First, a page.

DETROIT General Motors and Chrysler are scheduled to submit recovery plans demonstrating their long-term viability to the government today. To prove its viability to the U.S. Treasury and keep the $13.4 billion in pledged government loans needed to stay in business, GM outlined a combination of organization restructuring, product line overhaul, and cost-trimming measurements.

Under the agreement closed with GM on Dec. 31, 2008, Treasury provided the automaker $4 billion of the loan immediately and then funded an additional $5.4 billon on Jan. 16. The remaining $4 billion is scheduled to be provided to the automaker today, subject to GM meeting certain conditions and funds being available. To protect taxpayers, the agreement requires GM to use these funds to become financially viable and includes other binding terms.

Chrysler has so far accepted $4 billion and hopes to get an additional $3 billion in loans.

GM outlined its restructuring plan, focusing on long-term sustainable success. Responding to the market demands, the automaker said will introduce seven new cars and crossovers to its product line, expand its hybrid lineup and make more than half of its vehicles flex-fuel capable by 2012, and begin production of the Chevrolet Volt extended-range electric vehicle in 2010.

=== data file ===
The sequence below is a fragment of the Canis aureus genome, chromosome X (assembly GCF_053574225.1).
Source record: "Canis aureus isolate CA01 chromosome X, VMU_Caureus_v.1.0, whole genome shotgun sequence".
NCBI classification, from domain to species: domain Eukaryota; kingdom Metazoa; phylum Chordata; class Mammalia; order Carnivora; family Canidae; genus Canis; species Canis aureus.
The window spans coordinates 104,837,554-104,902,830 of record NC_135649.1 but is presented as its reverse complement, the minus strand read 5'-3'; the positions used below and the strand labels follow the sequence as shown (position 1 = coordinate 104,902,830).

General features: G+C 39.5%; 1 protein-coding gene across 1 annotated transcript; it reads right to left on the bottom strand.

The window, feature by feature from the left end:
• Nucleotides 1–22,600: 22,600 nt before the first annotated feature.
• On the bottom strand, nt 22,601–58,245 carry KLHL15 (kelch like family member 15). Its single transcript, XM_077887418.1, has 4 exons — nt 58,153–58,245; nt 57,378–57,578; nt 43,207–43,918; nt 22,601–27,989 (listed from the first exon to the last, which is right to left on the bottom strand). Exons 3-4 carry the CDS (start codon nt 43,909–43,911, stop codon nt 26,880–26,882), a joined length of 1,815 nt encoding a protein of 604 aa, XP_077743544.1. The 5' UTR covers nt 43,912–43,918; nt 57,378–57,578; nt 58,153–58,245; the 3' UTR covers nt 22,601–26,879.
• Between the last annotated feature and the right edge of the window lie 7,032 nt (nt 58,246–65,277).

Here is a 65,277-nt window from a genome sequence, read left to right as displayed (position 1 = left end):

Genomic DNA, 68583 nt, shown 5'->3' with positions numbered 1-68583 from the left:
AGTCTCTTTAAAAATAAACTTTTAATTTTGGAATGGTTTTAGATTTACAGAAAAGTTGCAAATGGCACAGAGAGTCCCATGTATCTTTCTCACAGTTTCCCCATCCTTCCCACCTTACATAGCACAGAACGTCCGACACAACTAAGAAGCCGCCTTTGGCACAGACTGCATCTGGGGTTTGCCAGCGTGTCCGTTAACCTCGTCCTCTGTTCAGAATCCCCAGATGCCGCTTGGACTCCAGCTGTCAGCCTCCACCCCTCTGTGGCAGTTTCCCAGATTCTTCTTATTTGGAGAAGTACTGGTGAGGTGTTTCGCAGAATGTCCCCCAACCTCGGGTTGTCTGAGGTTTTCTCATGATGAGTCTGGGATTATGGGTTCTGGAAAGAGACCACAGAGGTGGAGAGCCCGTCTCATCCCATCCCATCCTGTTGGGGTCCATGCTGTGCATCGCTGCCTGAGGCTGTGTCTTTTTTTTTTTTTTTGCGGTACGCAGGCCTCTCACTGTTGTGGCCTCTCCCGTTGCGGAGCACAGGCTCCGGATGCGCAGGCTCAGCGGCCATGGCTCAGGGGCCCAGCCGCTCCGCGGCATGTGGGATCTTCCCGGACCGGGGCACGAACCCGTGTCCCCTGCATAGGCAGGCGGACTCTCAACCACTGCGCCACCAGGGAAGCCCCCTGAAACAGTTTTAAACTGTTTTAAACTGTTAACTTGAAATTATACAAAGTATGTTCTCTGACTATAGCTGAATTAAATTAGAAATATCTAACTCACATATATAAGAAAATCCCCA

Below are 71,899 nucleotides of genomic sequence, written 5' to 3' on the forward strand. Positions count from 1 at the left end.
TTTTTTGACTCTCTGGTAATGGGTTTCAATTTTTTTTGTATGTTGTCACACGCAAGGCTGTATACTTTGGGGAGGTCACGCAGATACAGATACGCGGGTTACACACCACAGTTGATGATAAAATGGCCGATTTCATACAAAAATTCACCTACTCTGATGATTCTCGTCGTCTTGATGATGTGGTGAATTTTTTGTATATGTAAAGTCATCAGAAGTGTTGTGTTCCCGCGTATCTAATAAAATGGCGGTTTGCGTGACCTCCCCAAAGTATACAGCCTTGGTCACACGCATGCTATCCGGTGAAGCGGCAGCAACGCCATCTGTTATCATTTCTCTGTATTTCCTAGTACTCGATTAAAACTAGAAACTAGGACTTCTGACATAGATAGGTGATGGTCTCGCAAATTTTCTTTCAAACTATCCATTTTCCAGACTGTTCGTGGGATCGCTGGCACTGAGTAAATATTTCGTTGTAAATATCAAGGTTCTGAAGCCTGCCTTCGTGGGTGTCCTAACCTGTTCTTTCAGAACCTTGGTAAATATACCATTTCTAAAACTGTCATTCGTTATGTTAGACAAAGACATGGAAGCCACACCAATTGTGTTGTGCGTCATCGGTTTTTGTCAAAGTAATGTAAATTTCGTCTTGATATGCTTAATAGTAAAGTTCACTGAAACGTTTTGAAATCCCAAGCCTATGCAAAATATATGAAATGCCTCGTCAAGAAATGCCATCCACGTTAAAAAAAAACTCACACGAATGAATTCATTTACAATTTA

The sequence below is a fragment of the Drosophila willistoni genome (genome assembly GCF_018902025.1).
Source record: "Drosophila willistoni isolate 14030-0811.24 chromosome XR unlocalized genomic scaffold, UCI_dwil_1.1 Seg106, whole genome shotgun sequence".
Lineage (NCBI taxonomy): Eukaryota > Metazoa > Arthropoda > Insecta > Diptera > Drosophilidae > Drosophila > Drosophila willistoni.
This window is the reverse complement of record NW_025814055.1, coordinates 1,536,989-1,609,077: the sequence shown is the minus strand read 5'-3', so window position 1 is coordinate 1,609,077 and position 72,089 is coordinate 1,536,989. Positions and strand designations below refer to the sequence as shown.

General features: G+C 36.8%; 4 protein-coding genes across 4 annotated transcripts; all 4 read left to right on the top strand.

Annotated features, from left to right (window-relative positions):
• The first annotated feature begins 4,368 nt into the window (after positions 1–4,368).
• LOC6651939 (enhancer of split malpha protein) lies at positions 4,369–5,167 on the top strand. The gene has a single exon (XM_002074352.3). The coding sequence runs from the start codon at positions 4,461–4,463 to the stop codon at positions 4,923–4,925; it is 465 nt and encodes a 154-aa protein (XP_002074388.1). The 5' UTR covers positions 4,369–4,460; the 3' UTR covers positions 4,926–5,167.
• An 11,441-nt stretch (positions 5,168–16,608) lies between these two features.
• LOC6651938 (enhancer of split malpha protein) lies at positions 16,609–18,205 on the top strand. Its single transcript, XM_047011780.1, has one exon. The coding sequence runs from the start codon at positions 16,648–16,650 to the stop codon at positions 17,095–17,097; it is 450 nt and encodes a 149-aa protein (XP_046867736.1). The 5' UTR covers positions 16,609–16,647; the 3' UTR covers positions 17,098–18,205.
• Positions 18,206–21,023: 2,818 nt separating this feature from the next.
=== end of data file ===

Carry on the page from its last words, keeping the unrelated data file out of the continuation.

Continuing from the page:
Since 2005, GM has reduced North American structural costs by $9 billion, and has also outlined its plan to improve its liquidity position by $20 billion through the rest of 2009.  

In dealing with labor costs, the UAW suspended GM's the Jobs Bank program Feb. 2, and agreed to executive another Special Attrition Program, according to the automaker. GM is also working to reduce salaried employment globally by approximately 10,000 employees (an estimated 3,400 in the U.S.), and temporarily implement pay cuts for salaried employees this year. The company also announced the restructuring of the global powertrain group. GM has scheduled a press conference for this evening to discuss its restructuring plan.

Chrysler was said to be in the final stages of completing its plan on Monday, which will include further cuts in its manufacturing operations in the United States and more details on its strategy to rebuild its product lineup with a network of foreign alliances, according to the New York Times.

Ford has not received government loans.